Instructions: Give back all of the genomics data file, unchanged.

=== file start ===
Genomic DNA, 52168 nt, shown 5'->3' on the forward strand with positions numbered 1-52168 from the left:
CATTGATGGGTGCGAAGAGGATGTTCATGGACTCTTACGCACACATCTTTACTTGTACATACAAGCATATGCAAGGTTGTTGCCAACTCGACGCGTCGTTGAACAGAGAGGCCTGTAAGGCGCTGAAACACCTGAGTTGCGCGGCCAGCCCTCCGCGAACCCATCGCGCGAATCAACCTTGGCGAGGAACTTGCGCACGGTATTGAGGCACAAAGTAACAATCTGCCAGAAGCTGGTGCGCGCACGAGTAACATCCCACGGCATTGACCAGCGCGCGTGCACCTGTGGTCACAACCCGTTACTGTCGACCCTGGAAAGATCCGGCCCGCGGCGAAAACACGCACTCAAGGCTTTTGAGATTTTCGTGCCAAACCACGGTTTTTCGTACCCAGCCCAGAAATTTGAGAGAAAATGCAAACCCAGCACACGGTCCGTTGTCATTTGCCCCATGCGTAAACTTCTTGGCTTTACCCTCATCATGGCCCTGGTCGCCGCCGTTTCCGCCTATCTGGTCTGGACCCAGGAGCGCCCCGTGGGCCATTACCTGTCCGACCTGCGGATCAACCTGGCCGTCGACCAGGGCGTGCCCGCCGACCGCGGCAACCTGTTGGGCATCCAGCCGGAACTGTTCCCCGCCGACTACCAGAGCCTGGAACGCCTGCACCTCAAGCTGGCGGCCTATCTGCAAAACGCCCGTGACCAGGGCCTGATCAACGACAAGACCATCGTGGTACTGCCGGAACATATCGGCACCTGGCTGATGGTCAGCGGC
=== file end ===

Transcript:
Genomic DNA, 52168 nt, shown 5'->3' on the forward strand with positions numbered 1-52168 from the left:
CATTGATGGGTGCGAAGAGGATGTTCATGGACTCTTACGCACACATCTTTACTTGTACATACAAGCATATGCAAGGTTGTTGCCAACTCGACGCGTCGTTGAACAGAGAGGCCTGTAAGGCGCTGAAACACCTGAGTTGCGCGGCCAGCCCTCCGCGAACCCATCGCGCGAATCAACCTTGGCGAGGAACTTGCGCACGGTATTGAGGCACAAAGTAACAATCTGCCAGAAGCTGGTGCGCGCACGAGTAACATCCCACGGCATTGACCAGCGCGCGTGCACCTGTGGTCACAACCCGTTACTGTCGACCCTGGAAAGATCCGGCCCGCGGCGAAAACACGCACTCAAGGCTTTTGAGATTTTCGTGCCAAACCACGGTTTTTCGTACCCAGCCCAGAAATTTGAGAGAAAATGCAAACCCAGCACACGGTCCGTTGTCATTTGCCCCATGCGTAAACTTCTTGGCTTTACCCTCATCATGGCCCTGGTCGCCGCCGTTTCCGCCTATCTGGTCTGGACCCAGGAGCGCCCCGTGGGCCATTACCTGTCCGACCTGCGGATCAACCTGGCCGTCGACCAGGGCGTGCCCGCCGACCGCGGCAACCTGTTGGGCATCCAGCCGGAACTGTTCCCCGCCGACTACCAGAGCCTGGAACGCCTGCACCTCAAGCTGGCGGCCTATCTGCAAAACGCCCGTGACCAGGGCCTGATCAACGACAAGACCATCGTGGTACTGCCGGAACATATCGGCACCTGGCTGATGGTCAGCGGC